Watch out for these scams aimed at tricking older adults into bad financial situations.

3 minute read

Whether you’re an older adult or have aging parents who could become an easy target for scammers, knowing the most common scams and frauds targeting seniors helps guard against becoming their next victim. Even if you feel like you or your parents could never get duped by a scam phone call, phishing email or fishy investment deal, seniors frequently fall prey to fraud and identity theft scams.

“Scammers target older adults because they are perceived as easier to persuade and generally have access to greater financial resources,” according to the Better Business Bureau (BBB). “Retired people are more likely to be at home to answer the door or telephone.”

Curious about identity theft and fraud schemes aimed at older adults and ways to prevent becoming a scammer’s next victim?

Below are the top five scams targeting seniors and their money.

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1. Phone fraud imposters

Scammers love to call older adults, betting on the chance that a senior is an easy target due to not being tech-savvy. These scammers also have a good chance of getting a person with cognitive impairment – 1 in 3 adults over the age of 80 has dementia – on the line to provide a Social Security number that can be used for identity theft or a credit card number.

Robocalls may falsely threaten to discontinue the person’s Social Security number if they don’t call back and “verify” the number. Scam callers may also impersonate government officials or bank employees asking the person to provide Social Security, bank or credit account information in order to steal the person’s identity or money.

Find out: What Debt Collectors Don’t Want Seniors to Know

2. Emergency phone scams

The “emergency scam” has been around for a while, but older adults can still fall for it if they’re not familiar with how much information about themselves and their family members is available online. The scam kicks off with a phone call from someone claiming to be your grandchild, niece or nephew or other family member.

Then the caller claims to have an emergency – maybe getting into a car accident or robbed while in a foreign country – and asks you to wire money. Don’t get out the checkbook or call Western Union, though. Hang up fast instead and call a real relative associated with the alleged caller.

Find out: Is One of These 5 Retirement Communities Right for You?

3. Medical equipment Medicare fraud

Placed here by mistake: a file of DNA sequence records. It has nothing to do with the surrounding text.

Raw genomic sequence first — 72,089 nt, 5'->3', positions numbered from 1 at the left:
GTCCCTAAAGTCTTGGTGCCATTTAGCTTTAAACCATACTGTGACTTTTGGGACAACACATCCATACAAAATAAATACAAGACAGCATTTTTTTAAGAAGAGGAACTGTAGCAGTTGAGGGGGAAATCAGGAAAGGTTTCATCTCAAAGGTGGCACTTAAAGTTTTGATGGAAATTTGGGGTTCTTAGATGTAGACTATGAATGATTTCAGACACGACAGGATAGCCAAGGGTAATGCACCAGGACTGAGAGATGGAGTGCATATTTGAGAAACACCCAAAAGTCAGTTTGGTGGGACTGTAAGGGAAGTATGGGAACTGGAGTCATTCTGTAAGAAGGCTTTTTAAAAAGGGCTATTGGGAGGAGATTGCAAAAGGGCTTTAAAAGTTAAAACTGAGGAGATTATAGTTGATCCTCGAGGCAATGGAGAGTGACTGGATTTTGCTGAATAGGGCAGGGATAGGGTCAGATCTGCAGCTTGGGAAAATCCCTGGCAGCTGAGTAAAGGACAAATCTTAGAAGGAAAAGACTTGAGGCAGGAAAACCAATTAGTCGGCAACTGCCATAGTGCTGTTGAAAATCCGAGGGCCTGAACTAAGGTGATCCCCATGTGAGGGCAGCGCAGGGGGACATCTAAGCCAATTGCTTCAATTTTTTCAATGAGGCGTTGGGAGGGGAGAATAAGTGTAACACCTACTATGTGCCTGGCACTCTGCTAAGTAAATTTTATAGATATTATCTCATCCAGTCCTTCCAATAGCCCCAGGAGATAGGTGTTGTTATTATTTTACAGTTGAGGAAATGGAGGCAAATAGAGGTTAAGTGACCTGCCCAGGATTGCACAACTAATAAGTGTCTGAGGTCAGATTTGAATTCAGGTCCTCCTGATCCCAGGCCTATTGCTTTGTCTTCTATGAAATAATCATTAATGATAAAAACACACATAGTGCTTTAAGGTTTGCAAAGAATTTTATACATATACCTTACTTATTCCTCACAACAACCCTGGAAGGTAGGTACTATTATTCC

This scam defrauds Medicare but uses seniors to initiate the scheme. Callers badger Medicare recipients into accepting “free durable medical equipment” such as knee braces, back braces or walkers and then fraudulently bill Medicare for it.

“By law, no one is allowed to make unsolicited calls to consumers about durable medical equipment,” says the BBB. “If you get such a call, just hang up.”

Find out: How Seniors’ Bank Accounts Are Protected From Garnishment

4. Doorstep contractors

If you need renovation or landscaping, never hire a contractor who knocks on your door with big promises of a good deal on siding, roofing or another expensive project. Instead, ask friends and family for referrals for a good contractor or company and then read unbiased customer reviews online and at the Better Business Bureau.

Find out: Not Saving for Retirement? Here’s a Look at Your Future

5. Romance scams

Widowed or divorced seniors are especially susceptible to “sweetheart swindles,” says the BBB. Scammers create fake profiles with compelling backstories on dating sites and social media platforms, often claiming to be temporarily overseas or otherwise unavailable for an in-person meeting.

The relationship could take months to develop, until eventually, your new “soulmate” asks for money to help with medical expenses, family troubles or another sad story that opens your heart — and your wallet. “Once the con artist receives the funds, they disappear for good,” warns the BBB.

To protect yourself from romance scams, never send money or sensitive personal information such as your Social Security number that could be used for identity theft to someone you’ve never met in person, says the BBB. Want to make sure that photo of your new love interest isn’t stolen from someone else’s profile? Perform a reverse image lookup on or

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About the Author

Deb Hipp

Deb Hipp

Deb Hipp is a full-time freelance writer based in Kansas City, Mo. Deb went from being unable to get approved for a credit card or loan 20 years ago to having excellent credit today and becoming a homeowner. Deb learned her lessons about money the hard way. Now she wants to share them to help you pay down debt, fix your credit and quit being broke all the time. Deb's personal finance and credit articles have been published at Credit Karma and The Huffington Post.

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